Azrieli Online Master’s Program Provides Teachers Around the Globe with Degree in Jewish Education
When Jana Libidensky, an educator and rebbetzin living in Chile, was ready to take her teaching skills to the next level, she knew exactly what school she wanted to attend: Yeshiva University’s Azrieli Graduate School of Jewish Education and Administration.
The fact that it was located more than 5,000 miles away didn’t trouble her in the least. That’s because Azrieli is making cutting-edge Jewish education accessible to teachers and communities across the globe with a fully accredited online master’s degree.
“What’s most exciting about this opportunity is providing students around the world with the same extraordinary Azrieli content that in the past was only available to those who could come in and meet us,” said Azrieli Dean Dr. Rona Milch Novick. “Our online program combines all the knowledge, skills and affinities that accrediting bodies believe is important for modern teachers to have, but melds it with an appreciation for Jewish tradition and Jewish education that isn’t normally available to many teachers in their local communities.”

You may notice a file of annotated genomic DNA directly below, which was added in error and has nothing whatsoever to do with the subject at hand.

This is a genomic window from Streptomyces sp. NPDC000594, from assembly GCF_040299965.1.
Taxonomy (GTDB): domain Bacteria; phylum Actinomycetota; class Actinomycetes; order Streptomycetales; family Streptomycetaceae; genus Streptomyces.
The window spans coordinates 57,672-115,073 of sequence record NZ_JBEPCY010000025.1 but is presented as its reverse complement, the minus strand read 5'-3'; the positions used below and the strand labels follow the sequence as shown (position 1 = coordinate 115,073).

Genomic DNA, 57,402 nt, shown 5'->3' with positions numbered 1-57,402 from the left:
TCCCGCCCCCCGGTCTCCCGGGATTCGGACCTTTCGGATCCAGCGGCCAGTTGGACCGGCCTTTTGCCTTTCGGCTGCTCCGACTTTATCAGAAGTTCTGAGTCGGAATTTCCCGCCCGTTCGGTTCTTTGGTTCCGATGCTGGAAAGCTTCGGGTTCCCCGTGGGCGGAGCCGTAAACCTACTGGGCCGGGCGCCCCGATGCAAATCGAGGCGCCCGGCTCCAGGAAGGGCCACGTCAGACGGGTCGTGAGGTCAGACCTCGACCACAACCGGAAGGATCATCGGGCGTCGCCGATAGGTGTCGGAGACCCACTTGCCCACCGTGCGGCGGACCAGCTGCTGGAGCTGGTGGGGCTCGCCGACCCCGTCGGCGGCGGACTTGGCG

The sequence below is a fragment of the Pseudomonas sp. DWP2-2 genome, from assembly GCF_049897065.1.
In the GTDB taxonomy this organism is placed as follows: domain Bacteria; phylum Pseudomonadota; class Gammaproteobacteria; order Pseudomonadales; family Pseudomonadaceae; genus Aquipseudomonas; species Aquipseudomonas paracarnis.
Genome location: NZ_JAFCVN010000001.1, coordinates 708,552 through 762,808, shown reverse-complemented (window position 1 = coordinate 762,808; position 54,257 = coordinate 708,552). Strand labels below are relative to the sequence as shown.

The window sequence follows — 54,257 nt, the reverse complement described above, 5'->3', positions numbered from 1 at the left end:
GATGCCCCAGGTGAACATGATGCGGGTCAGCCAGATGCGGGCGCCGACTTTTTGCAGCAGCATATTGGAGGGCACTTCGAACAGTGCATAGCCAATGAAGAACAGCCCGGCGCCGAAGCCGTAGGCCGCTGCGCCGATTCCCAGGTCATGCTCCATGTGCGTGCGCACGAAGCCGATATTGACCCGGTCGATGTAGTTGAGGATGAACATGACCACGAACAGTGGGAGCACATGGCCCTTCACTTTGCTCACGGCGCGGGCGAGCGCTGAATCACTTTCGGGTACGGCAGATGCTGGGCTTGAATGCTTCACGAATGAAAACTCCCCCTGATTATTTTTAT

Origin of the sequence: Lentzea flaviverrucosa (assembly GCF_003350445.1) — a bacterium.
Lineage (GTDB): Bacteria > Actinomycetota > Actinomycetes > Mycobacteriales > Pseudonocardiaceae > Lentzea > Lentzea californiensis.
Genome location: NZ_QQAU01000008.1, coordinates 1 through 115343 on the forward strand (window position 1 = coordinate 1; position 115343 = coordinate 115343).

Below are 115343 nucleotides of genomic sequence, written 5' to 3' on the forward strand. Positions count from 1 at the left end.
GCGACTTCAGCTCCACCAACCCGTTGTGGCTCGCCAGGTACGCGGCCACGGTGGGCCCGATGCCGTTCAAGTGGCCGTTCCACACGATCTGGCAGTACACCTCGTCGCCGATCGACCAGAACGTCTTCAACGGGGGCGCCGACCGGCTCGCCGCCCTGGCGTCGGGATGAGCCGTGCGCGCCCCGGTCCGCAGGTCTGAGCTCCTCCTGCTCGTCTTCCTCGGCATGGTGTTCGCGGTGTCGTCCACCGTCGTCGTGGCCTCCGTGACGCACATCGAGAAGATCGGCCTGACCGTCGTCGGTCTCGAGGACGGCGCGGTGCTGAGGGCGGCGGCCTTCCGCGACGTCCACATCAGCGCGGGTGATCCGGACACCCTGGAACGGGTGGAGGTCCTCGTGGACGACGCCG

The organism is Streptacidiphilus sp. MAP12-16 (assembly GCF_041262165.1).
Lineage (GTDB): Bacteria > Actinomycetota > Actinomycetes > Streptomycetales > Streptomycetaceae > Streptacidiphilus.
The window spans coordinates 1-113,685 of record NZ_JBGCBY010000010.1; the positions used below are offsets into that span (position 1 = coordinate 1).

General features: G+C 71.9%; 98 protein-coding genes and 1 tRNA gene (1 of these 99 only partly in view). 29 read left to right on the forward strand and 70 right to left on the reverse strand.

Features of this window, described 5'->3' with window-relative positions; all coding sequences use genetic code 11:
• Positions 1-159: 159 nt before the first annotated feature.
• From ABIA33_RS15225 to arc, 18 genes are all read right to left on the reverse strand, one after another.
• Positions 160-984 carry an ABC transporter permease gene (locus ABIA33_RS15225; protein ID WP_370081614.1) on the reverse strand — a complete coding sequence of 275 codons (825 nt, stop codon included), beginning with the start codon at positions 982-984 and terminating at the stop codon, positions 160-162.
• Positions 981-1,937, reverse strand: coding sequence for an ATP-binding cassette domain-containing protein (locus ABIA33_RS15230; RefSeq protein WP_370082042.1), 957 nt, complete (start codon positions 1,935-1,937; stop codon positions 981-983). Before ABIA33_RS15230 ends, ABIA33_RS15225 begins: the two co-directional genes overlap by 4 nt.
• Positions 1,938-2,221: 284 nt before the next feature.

Incorporating new techniques like asynchronous discussion boards, online case studies, high-tech animations and simulations and multimedia source material in addition to readings and lectures from Azrieli’s world-class faculty, the program blends seamlessly with the master’s courses Azrieli students take on campus, enabling those who move to pursue job opportunities to complete their degrees. “We understand the importance of community, cooperation and networking, and we’re committed to harnessing the power of technology,” said Novick.
“The reputation of YU is known far and wide and when I started looking for an online master’s program, YU was one of the first places I looked,” said Libidensky, adding that she first learned about YU’s online learning options from the principal of her school, who was already enrolled in a program. “YU is helping me become a better teacher, with better tools to prepare and present my classes and a better capacity to take into consideration my students’ capabilities and preferences.”
As the program expands, Novick anticipates the inclusion of virtual cafes, where teachers and students can engage in asynchronous learning around the clock, and faculty visits to students’ local communities.
“Jewish day schools want to graduate students who can live a life rich in Jewish meaning,” said Novick. “Azrieli produces teachers that understand how to meet those student outcomes.”